my revolver, determined to bring down one of
these birds of the Upper Frazer, but it was some
time before I could find one sufficiently near for
a certain shot; moreover they were the wildest
birds I had ever seen, and scudded with flurried
and rapid flight into the scrub, or far out of reach,
the instant the canoe was seen approaching along
the various bends of the river. OR,  BRITISH  COLUMBIA.
However one rash bird suddenly flew from
under cover of the weeds, a few yards only a-head
of us; I had my revolver levelled in a second,
when flash—bang—the bullet whizzed forward,
and down for an instant went the duck, which
lay disabled on the water when we came up to
it; the bullet had pierced the back, and the bird
died as we lifted it into the canoe. This was
legitimate sport, and moreover very welcome provision, as of the latter our stock was becoming
very attenuated, owing to the absence of natives ;
we, however, expected to meet with them every
hour, when we should be able to negociate for
the purchase of bears' flesh, wild vegetables, and
fresh salmon, which we were too much disinclined
to catch in sufficient quantities ourselves, owing
to the loss of time which it entailed. I watched
along the right bank of the river with the view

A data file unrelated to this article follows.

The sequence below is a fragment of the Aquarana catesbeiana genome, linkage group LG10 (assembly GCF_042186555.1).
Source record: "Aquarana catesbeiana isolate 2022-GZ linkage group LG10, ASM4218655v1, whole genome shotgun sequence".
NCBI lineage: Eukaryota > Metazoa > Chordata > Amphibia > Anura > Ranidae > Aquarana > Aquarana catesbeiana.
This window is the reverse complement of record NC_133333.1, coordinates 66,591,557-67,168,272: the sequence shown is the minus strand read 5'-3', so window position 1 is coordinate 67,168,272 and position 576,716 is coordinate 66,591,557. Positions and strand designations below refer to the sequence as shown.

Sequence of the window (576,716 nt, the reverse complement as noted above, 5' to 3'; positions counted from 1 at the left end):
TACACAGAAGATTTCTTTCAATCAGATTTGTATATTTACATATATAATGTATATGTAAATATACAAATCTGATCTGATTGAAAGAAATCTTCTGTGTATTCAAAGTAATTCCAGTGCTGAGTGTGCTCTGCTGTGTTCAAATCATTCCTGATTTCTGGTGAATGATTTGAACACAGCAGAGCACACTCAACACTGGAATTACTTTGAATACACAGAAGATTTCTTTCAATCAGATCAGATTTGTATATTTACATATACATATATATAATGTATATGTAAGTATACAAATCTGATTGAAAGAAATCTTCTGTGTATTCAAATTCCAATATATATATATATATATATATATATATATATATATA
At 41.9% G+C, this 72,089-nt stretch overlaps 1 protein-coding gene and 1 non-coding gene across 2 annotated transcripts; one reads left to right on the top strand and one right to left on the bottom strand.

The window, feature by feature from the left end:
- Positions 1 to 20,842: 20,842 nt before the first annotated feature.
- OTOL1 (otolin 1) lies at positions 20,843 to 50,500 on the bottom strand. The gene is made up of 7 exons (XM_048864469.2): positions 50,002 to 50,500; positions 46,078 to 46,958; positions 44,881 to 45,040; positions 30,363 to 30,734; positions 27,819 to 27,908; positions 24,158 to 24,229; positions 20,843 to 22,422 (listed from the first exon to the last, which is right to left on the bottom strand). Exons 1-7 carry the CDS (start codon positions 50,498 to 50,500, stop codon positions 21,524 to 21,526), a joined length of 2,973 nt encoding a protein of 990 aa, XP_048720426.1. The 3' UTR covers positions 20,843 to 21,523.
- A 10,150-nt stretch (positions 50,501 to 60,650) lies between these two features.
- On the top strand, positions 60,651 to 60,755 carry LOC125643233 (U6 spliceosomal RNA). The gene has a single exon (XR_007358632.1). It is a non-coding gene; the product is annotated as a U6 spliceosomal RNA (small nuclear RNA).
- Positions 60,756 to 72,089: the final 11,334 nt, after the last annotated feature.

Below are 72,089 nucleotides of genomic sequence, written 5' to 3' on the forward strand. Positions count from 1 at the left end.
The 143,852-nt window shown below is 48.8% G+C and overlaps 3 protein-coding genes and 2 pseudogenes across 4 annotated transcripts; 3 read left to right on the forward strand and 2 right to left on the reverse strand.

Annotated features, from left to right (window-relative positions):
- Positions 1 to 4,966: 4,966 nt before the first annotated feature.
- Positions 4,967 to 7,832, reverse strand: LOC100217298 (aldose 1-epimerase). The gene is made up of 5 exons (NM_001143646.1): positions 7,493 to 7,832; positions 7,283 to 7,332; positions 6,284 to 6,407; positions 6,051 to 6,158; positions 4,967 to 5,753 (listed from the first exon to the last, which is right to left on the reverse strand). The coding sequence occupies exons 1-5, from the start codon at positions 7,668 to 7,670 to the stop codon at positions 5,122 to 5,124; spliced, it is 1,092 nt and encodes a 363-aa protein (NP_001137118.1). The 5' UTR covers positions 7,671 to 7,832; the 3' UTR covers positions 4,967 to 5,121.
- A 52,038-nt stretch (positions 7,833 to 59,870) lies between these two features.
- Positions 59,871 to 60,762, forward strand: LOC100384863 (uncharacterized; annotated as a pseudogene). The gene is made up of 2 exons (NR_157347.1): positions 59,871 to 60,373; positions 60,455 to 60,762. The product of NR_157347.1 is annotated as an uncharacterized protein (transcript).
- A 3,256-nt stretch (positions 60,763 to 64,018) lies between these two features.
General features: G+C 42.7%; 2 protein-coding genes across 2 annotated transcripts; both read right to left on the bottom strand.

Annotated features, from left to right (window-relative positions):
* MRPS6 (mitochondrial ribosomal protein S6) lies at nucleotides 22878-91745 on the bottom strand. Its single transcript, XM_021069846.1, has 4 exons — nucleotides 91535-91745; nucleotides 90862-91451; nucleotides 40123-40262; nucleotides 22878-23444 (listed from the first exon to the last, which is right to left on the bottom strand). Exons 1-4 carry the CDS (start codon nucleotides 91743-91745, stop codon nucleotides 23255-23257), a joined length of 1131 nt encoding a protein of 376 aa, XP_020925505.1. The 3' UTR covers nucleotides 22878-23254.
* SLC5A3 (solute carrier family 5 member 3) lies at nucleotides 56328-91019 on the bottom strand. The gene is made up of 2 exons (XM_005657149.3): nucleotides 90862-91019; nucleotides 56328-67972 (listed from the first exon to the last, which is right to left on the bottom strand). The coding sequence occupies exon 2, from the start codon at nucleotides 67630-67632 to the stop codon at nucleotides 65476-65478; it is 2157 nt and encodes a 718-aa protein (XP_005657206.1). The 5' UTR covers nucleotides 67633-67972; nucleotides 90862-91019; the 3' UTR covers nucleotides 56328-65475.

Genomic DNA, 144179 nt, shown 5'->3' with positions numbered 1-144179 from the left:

of having a shot at one near the surface, but
nothing presented itself, so I was baffled in this my
endeavour after destruction. We had to make
another portage at about four o'clock in the
afternoon, in order to keep clear of the rapids,
and proceeded in the same order as on the last
similar occasion, carrying our own | kit," while THE  NEW  EL  DORADO;
the Indian walked along with the canoe on his
back ; he was a fine, intelligent fellow, about six
feet in height, and as kind-hearted a guide as I
ever had the pleasure of being associated with in
any enterprize. We only gave him four dollars
a-day for his services, as he had the advantage of
making a " pile " on the journey, if luck threw it
in his way—a pile being, in digger parlance, a
small fortune in " dust " or " nuggets." We
had scarcely got the canoe into water again on
the other side the rapids, when I caught sight of
an ordinary-sized brown bear, standing with one
paw bent forward on a shelving part of the river's
bank, about twenty yards a-head. His eye was
fixed in evident curiosity, and I saw by his undecided position that his movements were uncertain.
J. directed the attention of the Indian and my
companions to him, and quietly levelling my
revolver, while the others did likewise, fired
straight into his skull before he had time to
move. He uttered a loud hoarse yell and rolled,